Archive for May, 2011

Yo market so ugly… (Evaluating markets from a b2b sales perspective)

yeah, yeah I know that sounds like the beginning of some bad joke but evaluating a market is no joking matter for startups.

Evaluating a market from the Sales perspective is the most important because it is Sales turns the hypothesis that startups call “the market” into the reality of cold, hard cash.  This discussion is about products for businesses, not for individual consumers.

What makes a market attractive from a b2b sales perspective?  Here is my list of factors:

  1. Number of customers and Deal size
  2. Problem ownership
  3. Buyer addressability
  4. Demand driver
  5. Competition

Number of customers and Deal size

The typical Billion dollar market that VCs expect you to show in your business plan can be made up of any combination of number of customers (N) and price points (P) as long as (N x P) = $1,000,000,000.  My favorite combination is 10,000 potential customers each able to spend $100,000.  Consider the alternatives – if the entire market was comprised of 100 customers each willing to spend $10 million on your solution, not only would you have a really hard time getting those sales as a startup, but you would have terrible concentration risk.  On the other hand, if you had 10 million customers each willing to spend on average only $100, you would have a difficult time breaking even on sales.  The cost of direct sales, the sales model that most b2b startups have to initially adopt,  far exceeds $100 per customer-transaction.  If you want to know why, read my post “Did you make money on this sale“.  A good deal size for b2b direct sales is $100,000 — at this price point, you can afford to hire excellent sales people, pay them well and still make a handsome margin.

Having a lot of customers means you can qualify thoughtfully and spend your precious time on those that acknowledge they have the pain you alleviate, the money to buy your “medicine” and are empowered, indeed eager to take action.  The loss or disqualification of a single prospect does not feel catastrophic to your fledgling startup, which allows you to preserve your margins, and your sanity!  It also means you have the ability to support multiple sales people as you start to scale up.

Problem ownership

When the problem a startup solves is owned by a single department at a company sales are faster and less complex.  Whether it is Manufacturing (yes, they still do that in America), Sales, Marketing, R&D, Finance, HR or Legal, if they don’t have to consult and get buy-in from other departments,  it is much easier to understand the buying process and the decisions are usually made faster.

Faster decisions and easier-to-understand buying processes lead to quicker sales and lower sales cost, both of which can make a life-or-death difference to a startup.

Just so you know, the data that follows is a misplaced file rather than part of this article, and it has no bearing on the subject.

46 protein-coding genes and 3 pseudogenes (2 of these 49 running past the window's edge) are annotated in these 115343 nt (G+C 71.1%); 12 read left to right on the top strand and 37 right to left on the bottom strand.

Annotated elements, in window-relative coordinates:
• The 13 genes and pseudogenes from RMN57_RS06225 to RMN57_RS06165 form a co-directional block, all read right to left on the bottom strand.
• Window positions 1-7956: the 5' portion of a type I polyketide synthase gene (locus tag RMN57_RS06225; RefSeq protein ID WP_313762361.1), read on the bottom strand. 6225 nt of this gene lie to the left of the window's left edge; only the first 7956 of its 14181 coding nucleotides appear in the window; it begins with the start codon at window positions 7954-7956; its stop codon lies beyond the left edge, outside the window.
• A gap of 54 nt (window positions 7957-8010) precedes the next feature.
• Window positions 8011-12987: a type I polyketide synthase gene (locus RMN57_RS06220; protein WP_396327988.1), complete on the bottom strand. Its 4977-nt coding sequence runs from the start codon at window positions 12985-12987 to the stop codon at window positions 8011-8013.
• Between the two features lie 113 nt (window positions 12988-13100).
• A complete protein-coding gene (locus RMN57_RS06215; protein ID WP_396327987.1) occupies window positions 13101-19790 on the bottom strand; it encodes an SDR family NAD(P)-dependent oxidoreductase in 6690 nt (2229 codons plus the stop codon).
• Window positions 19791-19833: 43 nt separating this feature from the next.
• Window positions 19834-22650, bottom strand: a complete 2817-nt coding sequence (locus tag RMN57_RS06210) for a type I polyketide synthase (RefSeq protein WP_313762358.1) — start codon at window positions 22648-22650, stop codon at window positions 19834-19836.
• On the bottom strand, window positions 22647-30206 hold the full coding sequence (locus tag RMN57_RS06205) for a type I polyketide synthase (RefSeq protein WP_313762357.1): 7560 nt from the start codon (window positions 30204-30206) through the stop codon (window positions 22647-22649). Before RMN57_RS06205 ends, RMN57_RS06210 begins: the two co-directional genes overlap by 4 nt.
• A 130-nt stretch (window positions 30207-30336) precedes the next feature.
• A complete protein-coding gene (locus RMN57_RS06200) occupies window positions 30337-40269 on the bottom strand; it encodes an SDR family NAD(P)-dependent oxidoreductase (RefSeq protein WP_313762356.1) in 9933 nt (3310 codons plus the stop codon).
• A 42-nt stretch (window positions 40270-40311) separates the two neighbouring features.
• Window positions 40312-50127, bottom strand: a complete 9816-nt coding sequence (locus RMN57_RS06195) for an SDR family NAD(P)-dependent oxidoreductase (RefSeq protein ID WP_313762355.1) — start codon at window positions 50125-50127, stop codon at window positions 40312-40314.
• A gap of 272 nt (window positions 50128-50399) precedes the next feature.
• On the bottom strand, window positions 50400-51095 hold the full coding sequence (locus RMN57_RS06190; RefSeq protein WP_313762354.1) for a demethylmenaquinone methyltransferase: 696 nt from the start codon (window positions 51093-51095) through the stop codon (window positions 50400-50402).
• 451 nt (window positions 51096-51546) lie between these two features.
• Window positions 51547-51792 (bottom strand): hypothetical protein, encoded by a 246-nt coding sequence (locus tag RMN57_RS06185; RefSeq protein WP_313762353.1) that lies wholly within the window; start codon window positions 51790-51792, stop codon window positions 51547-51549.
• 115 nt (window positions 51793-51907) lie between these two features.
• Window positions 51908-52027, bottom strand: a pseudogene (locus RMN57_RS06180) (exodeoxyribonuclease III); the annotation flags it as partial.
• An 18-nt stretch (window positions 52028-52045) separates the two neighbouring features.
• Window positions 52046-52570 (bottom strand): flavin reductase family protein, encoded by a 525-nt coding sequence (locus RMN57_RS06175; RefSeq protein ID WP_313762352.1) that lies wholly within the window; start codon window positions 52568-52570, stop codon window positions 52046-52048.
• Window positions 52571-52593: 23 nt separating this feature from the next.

Buyer addressability

When a startup can say that their target buyers are CFOs at all US public companies over 500 million in sales, its music to investor ears.  Why?  It’s because they can make a list of all these companies and even better, they can get the names of the current CFOs from each company’s most-recent 10-Q filings with the Securities and Exchange Commission.  That’s what I mean by addressable buyers — tell me the market definition and I can have a list with names and addresses ready in a few hours.

Next best is having a specific and common title at a list of companies.  If we have to hunt for “who is responsible for asbestos contamination, should you have any…” we are in deep doo-doo.  Even worse is if we cannot even make a list of specific companies to call.

Demand driver

If your target companies have to take action by a particular deadline, in response to an external demand that makes the market more attractive for a startup.  In 2002 when the Sarbanes-Oxley act was passed, all US public companies had specific timetables by which they had to comply with section 302 and then 404.  This created opportunities for the audit and accounting firms and also for numerous IT startups.  New regulations create disruptions that are perfect for swift entrepreneurial responses.   When the media started talking about the devastating effect would have on traditional retailers, many moved with unusual speed and made large investments in unproven technology from startups in an attempt to compete.  More recently news of security and privacy breaches on transactional websites have created a window of opportunity for startups to get their first sale.

Internal demand drivers such as cost reduction or revenue enhancement are good but external drivers like regulation, disruptive competition and news of catastrophes, that companies believe could happen to them, are priceless.


Most VCs will tell you that if you don’t have competitors, you don’t have a market.  That’s probably true but from a sales perspective if you don’t have any well-known competitors its hard to explain what you do.  The ideal situation is to be able to say “We are just like General Arrogance, except better, faster, cheaper and more friendly!”.  It really helps if your buyers know but dislike a vendor (your competitor) in your market.  It also helps if a competitor is well-known but not well entrenched with the buyers, since the cost of switching to a new solution vendor, particularly if they are a startup, are considerable.

Conversely, a market with a lot of entrenched competitors who are well liked by their customers is not a good choice for a startup.

What do you look for when you are evaluating markets for startup companies?


May 19, 2011 at 7:55 pm Leave a comment

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